Currently, the only genetically modified food crops produced in Australia are canola and cotton, but a variety of other GM foods can be imported and used as an ingredient in packaged foods. Foods where GM ingredients are highly refined do not need to be labelled as containing GM products.
Genetically modified cotton has been grown commercially in Australia since 1996.
The cotton has been modified so that it is insect resistant, herbicide tolerant or both.
Cotton seed from GM cotton is crushed to produce cotton seed oil, which is widely used for cooking. Cottonseed meal can be used in stockfeed.
GM canola, modified for herbicide tolerance, was approved for commercial production in Australia in 2003.
However the states in which canola was being grown at the time placed bans -- bans which were only lifted by NSW and Victoria in 2008. WA also currently allows commercial growing of GM canola crops.
Canola oil is used in margarine-type spreads, dairy blends and as an ingredient in tinned and snack foods. Canola meal is often used in stockfeed.
IMPORTED GM FOODS
Food Standards Australia New Zealand (FSANZ), allows manufacturers to use a wide range of GM food ingredients imported from overseas. These include specific GM varieties of soybeans, corn, rice, potatoes and sugarbeet.
GM soybean products are used as ingredients in many processed foods, such as bread, pastries, chocolates, potato chips, margarine and mayonnaise. Soy lecithin (additive 322) is used as an emulsifier in spreads, cakes and confectionery. Soybean meal is often used in stockfeed, particularly for pigs and poultry and in supplements for dairy cattle.
GM corn products can be corn oil, cornflour or corn syrup; used in snack foods, fried foods and confectionery. It is also used for cattle feed.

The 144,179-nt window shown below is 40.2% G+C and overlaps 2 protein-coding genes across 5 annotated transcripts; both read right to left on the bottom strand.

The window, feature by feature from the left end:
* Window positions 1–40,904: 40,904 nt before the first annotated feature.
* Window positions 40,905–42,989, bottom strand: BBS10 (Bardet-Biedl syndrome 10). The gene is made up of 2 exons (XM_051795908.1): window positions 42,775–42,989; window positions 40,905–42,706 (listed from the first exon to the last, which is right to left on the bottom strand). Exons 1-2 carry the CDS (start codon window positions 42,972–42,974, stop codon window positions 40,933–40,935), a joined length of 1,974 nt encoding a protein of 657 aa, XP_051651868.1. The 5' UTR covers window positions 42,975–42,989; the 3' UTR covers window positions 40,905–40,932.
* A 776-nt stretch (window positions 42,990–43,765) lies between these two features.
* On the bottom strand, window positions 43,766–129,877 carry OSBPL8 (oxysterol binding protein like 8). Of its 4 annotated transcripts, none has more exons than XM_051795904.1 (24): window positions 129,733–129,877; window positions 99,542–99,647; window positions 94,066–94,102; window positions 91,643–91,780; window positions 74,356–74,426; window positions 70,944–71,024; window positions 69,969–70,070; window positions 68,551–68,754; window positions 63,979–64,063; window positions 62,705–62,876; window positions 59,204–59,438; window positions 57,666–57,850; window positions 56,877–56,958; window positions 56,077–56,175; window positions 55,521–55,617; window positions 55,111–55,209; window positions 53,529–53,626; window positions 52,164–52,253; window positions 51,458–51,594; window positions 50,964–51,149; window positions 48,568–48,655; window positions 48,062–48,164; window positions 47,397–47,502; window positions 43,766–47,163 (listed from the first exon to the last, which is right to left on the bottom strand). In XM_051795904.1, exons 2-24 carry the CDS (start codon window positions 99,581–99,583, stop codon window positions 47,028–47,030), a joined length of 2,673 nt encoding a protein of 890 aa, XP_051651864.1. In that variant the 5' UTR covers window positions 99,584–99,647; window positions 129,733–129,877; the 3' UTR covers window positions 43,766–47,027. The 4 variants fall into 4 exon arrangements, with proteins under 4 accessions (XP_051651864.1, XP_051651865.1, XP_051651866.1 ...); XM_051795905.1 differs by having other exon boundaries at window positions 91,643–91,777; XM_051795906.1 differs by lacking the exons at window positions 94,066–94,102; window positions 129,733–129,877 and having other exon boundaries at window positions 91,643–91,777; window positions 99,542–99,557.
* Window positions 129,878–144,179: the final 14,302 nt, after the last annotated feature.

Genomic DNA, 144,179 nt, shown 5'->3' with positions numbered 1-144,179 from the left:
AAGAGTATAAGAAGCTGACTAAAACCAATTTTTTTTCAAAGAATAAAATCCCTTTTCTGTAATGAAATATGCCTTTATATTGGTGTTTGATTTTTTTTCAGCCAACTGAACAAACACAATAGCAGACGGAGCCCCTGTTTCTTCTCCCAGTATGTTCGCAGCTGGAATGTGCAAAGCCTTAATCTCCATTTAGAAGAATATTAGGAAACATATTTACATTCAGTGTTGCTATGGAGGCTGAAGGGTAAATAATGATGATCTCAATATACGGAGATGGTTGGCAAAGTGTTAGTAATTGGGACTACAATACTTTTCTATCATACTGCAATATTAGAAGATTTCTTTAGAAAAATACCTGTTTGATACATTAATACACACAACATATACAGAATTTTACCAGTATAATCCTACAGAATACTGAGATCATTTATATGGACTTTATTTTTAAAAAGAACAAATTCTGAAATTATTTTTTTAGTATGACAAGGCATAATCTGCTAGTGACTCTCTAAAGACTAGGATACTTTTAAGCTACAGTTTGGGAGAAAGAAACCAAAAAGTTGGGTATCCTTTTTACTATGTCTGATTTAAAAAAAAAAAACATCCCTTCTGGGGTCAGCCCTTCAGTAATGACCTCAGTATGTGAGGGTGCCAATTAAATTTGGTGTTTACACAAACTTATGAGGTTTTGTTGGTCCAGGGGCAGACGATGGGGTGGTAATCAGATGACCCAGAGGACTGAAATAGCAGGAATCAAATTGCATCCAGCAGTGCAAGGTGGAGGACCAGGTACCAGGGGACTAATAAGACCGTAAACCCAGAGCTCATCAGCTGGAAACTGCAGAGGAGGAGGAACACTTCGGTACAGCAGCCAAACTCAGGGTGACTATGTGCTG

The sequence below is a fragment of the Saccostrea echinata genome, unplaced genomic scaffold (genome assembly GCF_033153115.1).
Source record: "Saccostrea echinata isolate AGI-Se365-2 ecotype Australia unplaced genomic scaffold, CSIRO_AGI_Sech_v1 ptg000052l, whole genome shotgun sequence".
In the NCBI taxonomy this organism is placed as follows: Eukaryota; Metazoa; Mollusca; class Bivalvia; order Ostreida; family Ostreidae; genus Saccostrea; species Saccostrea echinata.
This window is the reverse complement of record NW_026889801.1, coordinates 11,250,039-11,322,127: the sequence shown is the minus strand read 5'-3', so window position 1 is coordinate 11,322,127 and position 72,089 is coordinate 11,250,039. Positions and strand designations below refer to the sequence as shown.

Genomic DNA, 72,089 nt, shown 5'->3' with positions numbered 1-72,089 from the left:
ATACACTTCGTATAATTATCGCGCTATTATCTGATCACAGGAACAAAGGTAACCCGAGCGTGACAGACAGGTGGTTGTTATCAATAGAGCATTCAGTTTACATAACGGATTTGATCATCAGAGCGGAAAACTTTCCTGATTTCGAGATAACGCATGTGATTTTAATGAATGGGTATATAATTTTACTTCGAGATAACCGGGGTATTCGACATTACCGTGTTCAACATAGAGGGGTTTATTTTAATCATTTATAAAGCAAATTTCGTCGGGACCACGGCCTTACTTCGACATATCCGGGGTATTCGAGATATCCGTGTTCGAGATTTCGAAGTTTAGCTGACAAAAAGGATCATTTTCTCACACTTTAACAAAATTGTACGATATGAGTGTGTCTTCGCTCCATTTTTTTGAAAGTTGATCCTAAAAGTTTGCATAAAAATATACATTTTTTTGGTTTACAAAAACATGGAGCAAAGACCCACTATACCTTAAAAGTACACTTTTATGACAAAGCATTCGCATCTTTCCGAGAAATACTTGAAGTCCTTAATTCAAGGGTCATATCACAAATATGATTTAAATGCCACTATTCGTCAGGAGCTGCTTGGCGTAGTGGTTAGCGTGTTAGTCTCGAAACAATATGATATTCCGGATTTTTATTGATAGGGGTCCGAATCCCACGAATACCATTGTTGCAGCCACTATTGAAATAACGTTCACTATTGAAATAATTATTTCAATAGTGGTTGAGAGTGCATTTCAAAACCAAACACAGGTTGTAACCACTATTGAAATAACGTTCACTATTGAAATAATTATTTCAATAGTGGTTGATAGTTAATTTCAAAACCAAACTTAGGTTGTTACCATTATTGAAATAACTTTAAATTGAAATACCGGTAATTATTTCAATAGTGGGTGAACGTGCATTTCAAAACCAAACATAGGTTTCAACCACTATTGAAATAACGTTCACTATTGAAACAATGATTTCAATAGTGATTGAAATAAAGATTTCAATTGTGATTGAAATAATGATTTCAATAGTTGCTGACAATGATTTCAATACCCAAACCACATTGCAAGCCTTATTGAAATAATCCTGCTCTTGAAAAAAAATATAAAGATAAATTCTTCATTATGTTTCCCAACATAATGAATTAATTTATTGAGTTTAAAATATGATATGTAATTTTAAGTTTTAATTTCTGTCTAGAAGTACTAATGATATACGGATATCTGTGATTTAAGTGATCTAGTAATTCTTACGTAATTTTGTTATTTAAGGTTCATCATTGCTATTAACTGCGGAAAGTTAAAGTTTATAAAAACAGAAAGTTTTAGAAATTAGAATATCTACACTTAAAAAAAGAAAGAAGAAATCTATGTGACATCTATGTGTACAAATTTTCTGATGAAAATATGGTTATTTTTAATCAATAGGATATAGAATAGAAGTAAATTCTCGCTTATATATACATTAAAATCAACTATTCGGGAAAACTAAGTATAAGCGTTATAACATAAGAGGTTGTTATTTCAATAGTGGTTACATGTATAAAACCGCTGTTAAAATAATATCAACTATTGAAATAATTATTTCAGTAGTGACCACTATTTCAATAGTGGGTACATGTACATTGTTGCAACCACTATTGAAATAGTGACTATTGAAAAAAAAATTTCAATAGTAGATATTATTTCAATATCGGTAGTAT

GM potatoes can be used in processed products such as snack foods. However fresh GM potatoes cannot be sold in Australia.
GM sugar beet can be used as sugar in some imported processed foods
Field trials of pineapple, papayas, wheat, barley and sugarcane are underway in Australia. These products have been modified for insect resistance, herbicide tolerance, color, oil production, sugar composition, flowering and fruit development.
Gene technology research is also underway in Australia on bananas, rice and corn.
GM TECHNOLOGY IN ANIMAL FARMING
CSIRO says researchers are using gene technology to improve the efficiency of animal production. This research, carried out by universities, Cooperative Research Centres (CRCs) and CSIRO, uses the natural genetic variation in livestock populations to selectively breed animals that produce more meat, milk and fibre.
Animals can be fed the approved GM products mentioned above.
GM FOOD LABELLING
GM food products on sale in Australia and New Zealand – either as a whole food or as an ingredient in a processed food – must have their GM status identified if introduced genetic material or protein is present in the final food. However, there are exceptions.
- Foods where GM ingredients are highly refined, such as cooking oils, margarine, sugars, starches, chocolate, baked goods. Many processed foods fall into this category.
In Australia, there are currently no approved GM fresh foods, such as fruit and vegetables.
Should they ever be approved, FSANZ's regulation states that they must be displayed with a tag disclosing their GM status.
Foods approved for sale in Australia and NZ by FSANZ (Food Standards Australia and New Zealand)
List by OGTR (Office of the Gene Technology Regular) of current licences for GM foods approved for sale in Australia.